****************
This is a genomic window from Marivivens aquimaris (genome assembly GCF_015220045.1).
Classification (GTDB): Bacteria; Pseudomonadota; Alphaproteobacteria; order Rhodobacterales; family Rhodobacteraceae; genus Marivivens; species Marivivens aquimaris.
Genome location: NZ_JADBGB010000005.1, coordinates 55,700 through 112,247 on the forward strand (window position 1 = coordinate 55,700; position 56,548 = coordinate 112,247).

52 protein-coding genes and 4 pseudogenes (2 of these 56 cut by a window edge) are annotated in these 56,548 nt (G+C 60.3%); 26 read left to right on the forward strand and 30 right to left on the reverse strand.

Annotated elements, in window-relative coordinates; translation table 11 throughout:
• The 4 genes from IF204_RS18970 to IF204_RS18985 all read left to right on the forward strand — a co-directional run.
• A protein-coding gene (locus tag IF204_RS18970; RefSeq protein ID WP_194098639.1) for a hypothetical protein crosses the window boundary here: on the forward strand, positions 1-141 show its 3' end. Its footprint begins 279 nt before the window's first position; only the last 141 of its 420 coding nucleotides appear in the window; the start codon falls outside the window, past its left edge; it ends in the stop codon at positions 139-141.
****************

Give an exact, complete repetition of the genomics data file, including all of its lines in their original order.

This is a genomic window from Marivivens aquimaris (genome assembly GCF_015220045.1).
Classification (GTDB): Bacteria; Pseudomonadota; Alphaproteobacteria; order Rhodobacterales; family Rhodobacteraceae; genus Marivivens; species Marivivens aquimaris.
Genome location: NZ_JADBGB010000005.1, coordinates 55,700 through 112,247 on the forward strand (window position 1 = coordinate 55,700; position 56,548 = coordinate 112,247).

52 protein-coding genes and 4 pseudogenes (2 of these 56 cut by a window edge) are annotated in these 56,548 nt (G+C 60.3%); 26 read left to right on the forward strand and 30 right to left on the reverse strand.

Annotated elements, in window-relative coordinates; translation table 11 throughout:
• The 4 genes from IF204_RS18970 to IF204_RS18985 all read left to right on the forward strand — a co-directional run.
• A protein-coding gene (locus tag IF204_RS18970; RefSeq protein ID WP_194098639.1) for a hypothetical protein crosses the window boundary here: on the forward strand, positions 1-141 show its 3' end. Its footprint begins 279 nt before the window's first position; only the last 141 of its 420 coding nucleotides appear in the window; the start codon falls outside the window, past its left edge; it ends in the stop codon at positions 139-141.